By David Rowe
You dedicate every day to enriching your children’s lives and Mother’s Day is about showing our love and appreciation for your influence on not only us, but society. This is your day to spend time with your family and feel pampered. If your kids are too young to plan something special, you can still plan ahead to make sure you can enjoy a wonderful celebration in the company of your loved ones. After all, you don’t get a chance to sit down and relax very often!
Whether you prefer to have an intimate, cozy day with your kids or throw a big celebration for all the mothers in the neighborhood, we have something for you. Unwind and enjoy a gourmet sit-down meal to include exquisite tray-passed hors d’oeuvres, organic fresh salad, a bold and flavorful entrée with a unique twist and a decadent dessert or enjoy a buffet or family-style meal so you can eat to your heart’s content. (more…)
By Catherine McCord
Mother’s Day is a time to celebrate our mothers and ourselves. Here are a few recipes that are easy for dads and kids to whip up for a special Mother’s Day treat for mom.
The following recipe may actually be one of my favorite weelicious recipes because of how versatile it is: I used the mix to make waffles this morning and the kids actually said they were the best I’d ever made!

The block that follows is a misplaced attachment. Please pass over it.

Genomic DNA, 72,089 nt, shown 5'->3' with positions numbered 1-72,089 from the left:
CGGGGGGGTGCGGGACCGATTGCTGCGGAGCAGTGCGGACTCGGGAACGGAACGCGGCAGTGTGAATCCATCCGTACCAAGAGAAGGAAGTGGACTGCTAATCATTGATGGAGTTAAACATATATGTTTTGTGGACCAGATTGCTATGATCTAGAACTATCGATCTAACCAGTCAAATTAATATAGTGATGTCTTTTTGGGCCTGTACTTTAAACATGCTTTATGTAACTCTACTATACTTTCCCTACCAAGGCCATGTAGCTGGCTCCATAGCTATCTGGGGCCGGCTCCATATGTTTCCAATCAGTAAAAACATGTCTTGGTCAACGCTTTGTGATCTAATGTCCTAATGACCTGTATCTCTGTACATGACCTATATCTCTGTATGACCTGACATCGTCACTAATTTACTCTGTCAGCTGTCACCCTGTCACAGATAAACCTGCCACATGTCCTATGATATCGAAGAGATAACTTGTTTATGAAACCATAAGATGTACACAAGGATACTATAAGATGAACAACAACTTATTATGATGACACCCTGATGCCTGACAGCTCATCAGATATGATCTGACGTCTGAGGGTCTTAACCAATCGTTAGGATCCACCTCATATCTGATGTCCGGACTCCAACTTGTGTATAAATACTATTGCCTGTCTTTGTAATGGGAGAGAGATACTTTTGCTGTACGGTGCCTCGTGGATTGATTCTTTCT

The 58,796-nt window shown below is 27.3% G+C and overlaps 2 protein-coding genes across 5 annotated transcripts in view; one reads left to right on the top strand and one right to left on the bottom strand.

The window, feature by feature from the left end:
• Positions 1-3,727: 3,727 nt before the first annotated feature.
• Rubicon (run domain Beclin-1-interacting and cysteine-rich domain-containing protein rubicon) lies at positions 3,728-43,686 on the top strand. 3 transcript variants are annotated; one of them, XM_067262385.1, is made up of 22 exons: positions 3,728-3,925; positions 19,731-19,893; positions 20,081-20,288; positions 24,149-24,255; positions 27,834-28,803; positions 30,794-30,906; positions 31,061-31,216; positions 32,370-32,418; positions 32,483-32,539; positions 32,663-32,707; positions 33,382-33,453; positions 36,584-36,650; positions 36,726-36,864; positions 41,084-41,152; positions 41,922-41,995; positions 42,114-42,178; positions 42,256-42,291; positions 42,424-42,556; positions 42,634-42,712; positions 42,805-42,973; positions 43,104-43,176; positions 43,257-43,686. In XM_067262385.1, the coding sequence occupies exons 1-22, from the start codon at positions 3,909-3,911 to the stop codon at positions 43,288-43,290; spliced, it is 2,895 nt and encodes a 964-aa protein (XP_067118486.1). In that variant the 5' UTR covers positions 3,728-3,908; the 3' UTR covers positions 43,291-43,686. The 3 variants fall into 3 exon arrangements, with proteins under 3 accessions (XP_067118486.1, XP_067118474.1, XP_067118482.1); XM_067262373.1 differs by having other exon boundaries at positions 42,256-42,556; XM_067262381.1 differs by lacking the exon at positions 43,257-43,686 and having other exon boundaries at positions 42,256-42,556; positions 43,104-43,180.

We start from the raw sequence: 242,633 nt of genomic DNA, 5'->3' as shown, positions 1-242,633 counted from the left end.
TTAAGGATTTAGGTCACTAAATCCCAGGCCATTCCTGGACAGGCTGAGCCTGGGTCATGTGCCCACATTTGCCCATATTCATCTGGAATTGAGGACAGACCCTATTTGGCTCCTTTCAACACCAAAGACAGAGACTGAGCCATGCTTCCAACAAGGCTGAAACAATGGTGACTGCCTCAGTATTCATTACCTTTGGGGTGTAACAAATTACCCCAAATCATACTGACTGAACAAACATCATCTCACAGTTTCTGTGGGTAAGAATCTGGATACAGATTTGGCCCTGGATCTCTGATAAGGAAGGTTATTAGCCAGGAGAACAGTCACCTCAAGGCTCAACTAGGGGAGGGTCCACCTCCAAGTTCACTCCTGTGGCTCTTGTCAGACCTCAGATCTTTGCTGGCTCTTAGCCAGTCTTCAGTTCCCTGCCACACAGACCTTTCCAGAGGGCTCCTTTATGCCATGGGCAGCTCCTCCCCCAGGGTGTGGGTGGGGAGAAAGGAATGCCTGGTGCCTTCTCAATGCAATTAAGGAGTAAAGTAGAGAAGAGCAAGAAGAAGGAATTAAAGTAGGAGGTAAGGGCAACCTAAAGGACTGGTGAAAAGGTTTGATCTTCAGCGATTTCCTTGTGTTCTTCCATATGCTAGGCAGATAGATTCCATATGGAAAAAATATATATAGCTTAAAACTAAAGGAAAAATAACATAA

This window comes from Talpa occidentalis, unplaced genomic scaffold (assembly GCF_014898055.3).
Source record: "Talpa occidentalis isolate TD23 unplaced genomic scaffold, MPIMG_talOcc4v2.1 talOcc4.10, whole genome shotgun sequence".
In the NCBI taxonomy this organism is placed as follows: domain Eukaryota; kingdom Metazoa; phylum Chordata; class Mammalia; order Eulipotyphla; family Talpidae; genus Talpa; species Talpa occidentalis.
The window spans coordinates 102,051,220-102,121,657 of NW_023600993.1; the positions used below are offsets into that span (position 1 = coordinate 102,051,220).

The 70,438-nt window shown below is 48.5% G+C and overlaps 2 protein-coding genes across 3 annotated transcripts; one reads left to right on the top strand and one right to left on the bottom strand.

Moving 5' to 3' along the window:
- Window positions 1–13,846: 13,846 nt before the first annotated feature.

This recipe makes a bit more mix than what you would normally find in a box of the pre-made stuff, but that’s a plus, especially if you have a house full of pancake lovers. Just keep the mix in a sealed container and anytime you want to make these, just add an egg, milk, a touch of oil and a scoop of mix for whole wheat pancakes or waffles that are sure to please! (more…)
By Angella Nazarian
We all have heard it when we talk to our girlfriends, somehow in mid-conversation the cursed word slips out—“I feel like I am not good enough”. While in the gym, we are fretting about work, while working we are thinking about how we missed the last bake sale at the kids’ school. We have become our own taskmasters who drive ourselves relentlessly toward an ideal of perfection.
The big question remains: Can women really “have it all”? I tend to categorize myself in the “something’s got to give” camp—multi-tasking and juggling can take us just so far. As a matter of fact, recent studies have shown that our IQ drops by 10 points when we do two tasks at the same time. So, I am calculating that by noon each day, the IQ of women all around the globe has dropped exponentially! (more…)
Q & A with Beverly Hills Plastic Surgeons, Dr. Payman Danielpour and Dr. John Layke about the pros and cons of botox.
Q: When do I know I’m ready for botox?
A: You should do botox before the formation of frown lines, crows feet or forehead wrinkles.
Q: I don’t want people to know I have botox. How can you make it look natural?
A: At Beverly Hills Plastic Surgery Group, we believe helping our patients bring out their natural beauty by enhancing and refining not changing their appearance. We are known for putting less botox than most surgeons. You can always add more but you can’t take it away. (more…)
By Lisa Niver Rajna